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Circle unbroken

Dorothy Westerman
Northern News Services

Yellowknife (Mar 25/05) - The Sacred Circle project is thriving and growing in Yellowknife, thanks to the dedication of many, says its founder, Besha Blondin.

Understanding the healing power of the human sacred circle led Blondin to form the group in 2002, dedicated to healing and helping.

"All my life I've always been interested in people and how they live and their way of life," Blondin said.

The project held an open house Sunday, welcoming all people to learn more about the purpose and power of the circle.

Developing her business called Nats'eju' Dahk'e - or a place of healing - was Blondin's first step towards her goal.

She employed workers, took them out on the land and taught them how to run a healing program.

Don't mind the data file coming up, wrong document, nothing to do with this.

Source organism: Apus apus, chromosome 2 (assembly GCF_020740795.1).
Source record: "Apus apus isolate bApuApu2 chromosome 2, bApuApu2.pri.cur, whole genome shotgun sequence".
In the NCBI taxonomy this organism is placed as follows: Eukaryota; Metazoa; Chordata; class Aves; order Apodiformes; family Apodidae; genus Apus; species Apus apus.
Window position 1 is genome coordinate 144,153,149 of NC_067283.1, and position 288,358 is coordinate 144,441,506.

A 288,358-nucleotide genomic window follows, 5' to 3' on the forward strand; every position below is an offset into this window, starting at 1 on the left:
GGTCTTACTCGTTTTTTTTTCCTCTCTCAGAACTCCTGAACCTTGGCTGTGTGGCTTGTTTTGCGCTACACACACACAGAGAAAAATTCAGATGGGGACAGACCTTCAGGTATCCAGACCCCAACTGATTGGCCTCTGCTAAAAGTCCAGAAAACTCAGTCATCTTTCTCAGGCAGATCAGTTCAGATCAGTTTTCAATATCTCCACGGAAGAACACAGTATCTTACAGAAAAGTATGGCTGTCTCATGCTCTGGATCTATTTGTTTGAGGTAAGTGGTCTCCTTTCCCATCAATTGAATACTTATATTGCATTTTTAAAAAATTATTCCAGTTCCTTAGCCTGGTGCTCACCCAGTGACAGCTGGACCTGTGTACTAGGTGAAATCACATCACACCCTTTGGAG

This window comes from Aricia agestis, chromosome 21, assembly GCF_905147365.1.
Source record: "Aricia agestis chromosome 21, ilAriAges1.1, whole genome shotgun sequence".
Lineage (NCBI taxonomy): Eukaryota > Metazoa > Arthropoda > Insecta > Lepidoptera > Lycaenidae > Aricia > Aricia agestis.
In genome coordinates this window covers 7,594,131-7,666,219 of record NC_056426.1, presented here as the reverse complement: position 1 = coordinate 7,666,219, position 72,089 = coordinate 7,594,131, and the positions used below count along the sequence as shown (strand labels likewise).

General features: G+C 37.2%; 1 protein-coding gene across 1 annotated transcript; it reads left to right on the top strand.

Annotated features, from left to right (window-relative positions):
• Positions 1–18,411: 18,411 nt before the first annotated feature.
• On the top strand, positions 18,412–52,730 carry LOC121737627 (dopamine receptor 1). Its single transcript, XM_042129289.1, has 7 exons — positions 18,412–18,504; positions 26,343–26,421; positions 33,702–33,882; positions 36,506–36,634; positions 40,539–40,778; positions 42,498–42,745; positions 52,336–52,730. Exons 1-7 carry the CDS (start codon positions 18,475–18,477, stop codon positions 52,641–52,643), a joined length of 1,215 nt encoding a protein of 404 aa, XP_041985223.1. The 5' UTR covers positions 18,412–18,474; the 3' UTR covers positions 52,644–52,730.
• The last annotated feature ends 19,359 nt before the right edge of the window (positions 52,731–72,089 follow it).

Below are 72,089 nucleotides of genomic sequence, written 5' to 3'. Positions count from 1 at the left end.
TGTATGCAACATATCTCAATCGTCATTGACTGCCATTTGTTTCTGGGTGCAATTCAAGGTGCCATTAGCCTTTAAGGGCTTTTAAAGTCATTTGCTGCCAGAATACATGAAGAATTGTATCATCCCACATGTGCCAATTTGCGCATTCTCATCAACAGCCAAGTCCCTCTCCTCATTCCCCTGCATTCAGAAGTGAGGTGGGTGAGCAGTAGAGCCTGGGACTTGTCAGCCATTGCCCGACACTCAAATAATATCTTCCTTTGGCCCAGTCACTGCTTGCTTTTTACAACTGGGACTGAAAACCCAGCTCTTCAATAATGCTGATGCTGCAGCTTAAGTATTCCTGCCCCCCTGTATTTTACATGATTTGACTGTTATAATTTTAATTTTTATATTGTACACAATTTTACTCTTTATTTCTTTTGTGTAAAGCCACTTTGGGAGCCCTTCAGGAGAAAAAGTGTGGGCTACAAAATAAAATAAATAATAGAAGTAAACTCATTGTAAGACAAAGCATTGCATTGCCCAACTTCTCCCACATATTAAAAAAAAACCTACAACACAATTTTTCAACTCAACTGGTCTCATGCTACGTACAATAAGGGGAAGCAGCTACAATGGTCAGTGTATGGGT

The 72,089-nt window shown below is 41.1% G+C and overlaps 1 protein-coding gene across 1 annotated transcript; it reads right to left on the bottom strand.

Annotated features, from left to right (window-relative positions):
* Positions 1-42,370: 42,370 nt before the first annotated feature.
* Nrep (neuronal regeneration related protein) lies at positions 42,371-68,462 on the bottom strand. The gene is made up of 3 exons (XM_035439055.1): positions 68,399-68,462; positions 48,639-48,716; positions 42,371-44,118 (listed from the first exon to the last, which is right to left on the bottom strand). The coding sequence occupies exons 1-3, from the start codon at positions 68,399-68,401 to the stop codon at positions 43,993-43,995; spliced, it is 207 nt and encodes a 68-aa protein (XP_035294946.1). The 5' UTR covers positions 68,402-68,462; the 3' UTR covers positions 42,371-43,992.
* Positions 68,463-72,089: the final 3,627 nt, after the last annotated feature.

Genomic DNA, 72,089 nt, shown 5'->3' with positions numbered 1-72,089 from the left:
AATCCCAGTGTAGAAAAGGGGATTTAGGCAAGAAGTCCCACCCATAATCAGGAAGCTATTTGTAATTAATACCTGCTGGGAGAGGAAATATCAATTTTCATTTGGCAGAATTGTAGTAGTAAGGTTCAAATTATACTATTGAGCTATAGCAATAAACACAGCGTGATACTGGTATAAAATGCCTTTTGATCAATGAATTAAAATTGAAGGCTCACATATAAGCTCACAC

"After training, I decided to look at ways of reaching out to people more, so we started the healing circle," she said.

The resulting sacred healing circle has become a way to reach out to people on a confidential, non-judgmental basis, enabling them to talk about problems or issues they may have, Blondin said.

"I really love what I do," she said.

More than 100 people have come through to various circles, she said.

One of the key members in the project, Rita Chretien, said the philosophy behind the circle is the idea that First Nations traditions and ceremonies are powerful tools for healing.

"We use those ceremonies and practices the elders have passed onto us to facilitate healing within ourselves and anyone who comes," Chretien said.

Currently, there are four different kinds of circles in which to participate, she said.

Drumming, sewing, storytelling and a woman's traditional talking circle all are open to the public on Monday evenings, she said.

"It's all about supporting people to be on a healing path," Chretien said.

"It's been successful beyond our wildest dreams."